My thinking was broadly prompted by the Guardian which was the first major newspaper in Britain to move away from publishing online the texts that as the rule had already appeared in the paper edition. Very early the Guardian adopted a multi-platform approach: as soon as the content is ready it is pushed to all available media, edited and re-packaged respectively.

14 November 2011

Book Exchange in Paris

During a short trip to Paris, I popped in to a cultural centre somewhere on outskirts of the city – exhibitions, workshops, a courtyard used for theatrical shows, bookshop and book exchange trailer: take what you want and leave what you’ve already read. Just like in my college where the Book Exchange has been going from strength to strength for over two years now.

11 November 2011

User-driven acquisition practice

Involving learners in shaping their college experience, including learning itself, has become an important aspect of educational process. This has affected libraries too.

A few years ago it was almost an axiom in my library that stock acquisition was driven by curriculum and tutors. The librarians kept some funding aside for replenishing the lost and damaged stock and subsidising collections for new programmes. We also kept a note of unresolved enquiries – to purchase the resources on the topics which were not covered in the library collection sufficiently enough.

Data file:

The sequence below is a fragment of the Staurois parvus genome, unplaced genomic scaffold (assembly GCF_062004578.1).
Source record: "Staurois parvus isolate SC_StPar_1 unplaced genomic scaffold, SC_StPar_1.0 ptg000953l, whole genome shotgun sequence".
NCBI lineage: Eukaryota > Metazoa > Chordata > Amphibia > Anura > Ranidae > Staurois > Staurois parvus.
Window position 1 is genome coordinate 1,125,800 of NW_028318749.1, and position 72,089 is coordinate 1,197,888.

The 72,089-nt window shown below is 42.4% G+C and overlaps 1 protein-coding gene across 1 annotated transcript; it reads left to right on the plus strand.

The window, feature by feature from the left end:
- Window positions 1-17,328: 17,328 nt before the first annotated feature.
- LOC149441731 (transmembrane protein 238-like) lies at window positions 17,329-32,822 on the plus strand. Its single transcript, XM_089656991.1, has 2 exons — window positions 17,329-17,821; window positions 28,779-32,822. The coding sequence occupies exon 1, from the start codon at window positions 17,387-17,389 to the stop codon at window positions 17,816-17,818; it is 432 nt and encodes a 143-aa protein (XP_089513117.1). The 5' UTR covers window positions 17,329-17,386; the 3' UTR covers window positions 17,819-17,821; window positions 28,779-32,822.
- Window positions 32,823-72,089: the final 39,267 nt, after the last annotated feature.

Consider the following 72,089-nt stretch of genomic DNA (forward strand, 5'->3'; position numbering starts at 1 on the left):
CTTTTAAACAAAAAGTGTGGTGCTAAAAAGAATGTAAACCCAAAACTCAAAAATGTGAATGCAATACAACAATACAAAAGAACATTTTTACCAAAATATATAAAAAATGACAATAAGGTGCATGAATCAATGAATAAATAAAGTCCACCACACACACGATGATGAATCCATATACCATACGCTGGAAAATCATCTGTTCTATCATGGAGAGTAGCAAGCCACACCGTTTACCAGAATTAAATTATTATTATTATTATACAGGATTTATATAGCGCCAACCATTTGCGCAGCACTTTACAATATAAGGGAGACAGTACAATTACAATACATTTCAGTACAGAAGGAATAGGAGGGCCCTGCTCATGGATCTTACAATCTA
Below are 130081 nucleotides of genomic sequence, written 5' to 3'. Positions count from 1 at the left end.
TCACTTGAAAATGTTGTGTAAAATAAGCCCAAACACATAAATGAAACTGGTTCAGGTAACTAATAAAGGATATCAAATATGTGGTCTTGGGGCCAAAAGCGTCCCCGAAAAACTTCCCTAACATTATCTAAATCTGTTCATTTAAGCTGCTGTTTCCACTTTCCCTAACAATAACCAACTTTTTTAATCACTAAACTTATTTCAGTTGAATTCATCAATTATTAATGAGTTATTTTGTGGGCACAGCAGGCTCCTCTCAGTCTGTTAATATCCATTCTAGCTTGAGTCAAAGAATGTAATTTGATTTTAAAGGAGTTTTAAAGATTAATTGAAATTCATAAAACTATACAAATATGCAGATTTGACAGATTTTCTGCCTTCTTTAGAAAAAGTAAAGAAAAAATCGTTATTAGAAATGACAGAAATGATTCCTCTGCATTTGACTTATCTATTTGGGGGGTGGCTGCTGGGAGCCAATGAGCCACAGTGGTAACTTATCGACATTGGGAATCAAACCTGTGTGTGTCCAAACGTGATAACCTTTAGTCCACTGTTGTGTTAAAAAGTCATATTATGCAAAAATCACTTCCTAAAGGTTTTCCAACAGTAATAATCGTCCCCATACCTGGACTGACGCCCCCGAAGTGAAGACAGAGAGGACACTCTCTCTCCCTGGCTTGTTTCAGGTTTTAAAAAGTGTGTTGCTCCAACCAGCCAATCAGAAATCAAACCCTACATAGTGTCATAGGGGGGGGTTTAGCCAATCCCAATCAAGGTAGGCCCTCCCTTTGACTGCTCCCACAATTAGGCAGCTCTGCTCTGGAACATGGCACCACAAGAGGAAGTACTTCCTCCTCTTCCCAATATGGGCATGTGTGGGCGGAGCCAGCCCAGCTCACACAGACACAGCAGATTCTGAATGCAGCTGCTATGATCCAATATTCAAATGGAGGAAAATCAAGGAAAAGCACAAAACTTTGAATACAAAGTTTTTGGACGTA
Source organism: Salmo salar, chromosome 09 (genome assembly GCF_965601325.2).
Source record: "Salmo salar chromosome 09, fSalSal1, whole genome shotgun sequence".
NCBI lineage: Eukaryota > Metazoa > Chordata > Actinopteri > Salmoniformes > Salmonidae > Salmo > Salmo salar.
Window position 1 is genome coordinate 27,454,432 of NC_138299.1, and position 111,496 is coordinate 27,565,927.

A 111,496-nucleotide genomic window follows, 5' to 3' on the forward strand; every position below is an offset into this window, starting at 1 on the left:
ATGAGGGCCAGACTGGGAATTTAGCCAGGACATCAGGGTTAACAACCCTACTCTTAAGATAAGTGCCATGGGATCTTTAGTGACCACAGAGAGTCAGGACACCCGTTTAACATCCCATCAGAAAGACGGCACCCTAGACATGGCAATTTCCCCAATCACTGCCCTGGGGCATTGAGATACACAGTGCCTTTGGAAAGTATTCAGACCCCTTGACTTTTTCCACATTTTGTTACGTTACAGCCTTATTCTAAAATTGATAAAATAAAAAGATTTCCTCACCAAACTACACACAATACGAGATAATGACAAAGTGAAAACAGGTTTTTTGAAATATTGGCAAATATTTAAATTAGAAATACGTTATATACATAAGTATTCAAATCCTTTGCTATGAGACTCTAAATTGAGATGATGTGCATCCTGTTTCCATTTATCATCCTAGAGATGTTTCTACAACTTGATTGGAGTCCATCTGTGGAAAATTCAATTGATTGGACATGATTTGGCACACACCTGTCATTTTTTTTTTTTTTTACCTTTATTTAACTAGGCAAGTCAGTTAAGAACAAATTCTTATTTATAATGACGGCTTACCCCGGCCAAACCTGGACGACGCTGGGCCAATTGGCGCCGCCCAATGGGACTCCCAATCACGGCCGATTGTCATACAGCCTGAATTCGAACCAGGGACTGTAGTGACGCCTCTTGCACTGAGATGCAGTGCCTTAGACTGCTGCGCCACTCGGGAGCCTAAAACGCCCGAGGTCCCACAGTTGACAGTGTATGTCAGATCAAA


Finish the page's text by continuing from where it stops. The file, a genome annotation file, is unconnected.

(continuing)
On the surface, this is still mostly the same: the library allocates 2/3 of its budget to curriculum areas to spend on tutors' requests. However, the emphasis has moved heavily towards active observation of what learners borrow and enquire about. On that basis, I research available publications.  While we rarely receive requests for particular titles from learners (despite encouraging that), I keep my eyes wide open to what is borrowed. Usually this observation takes place while I am at the enquiry/issue desk or talk to users in the library. Often I check bibliographical databases (Nielsen BookData is particularly good for that) what else has been published by the same author or in the same series. It is not unusual for the library to have superseding editions of the titles on reading lists provided by tutors.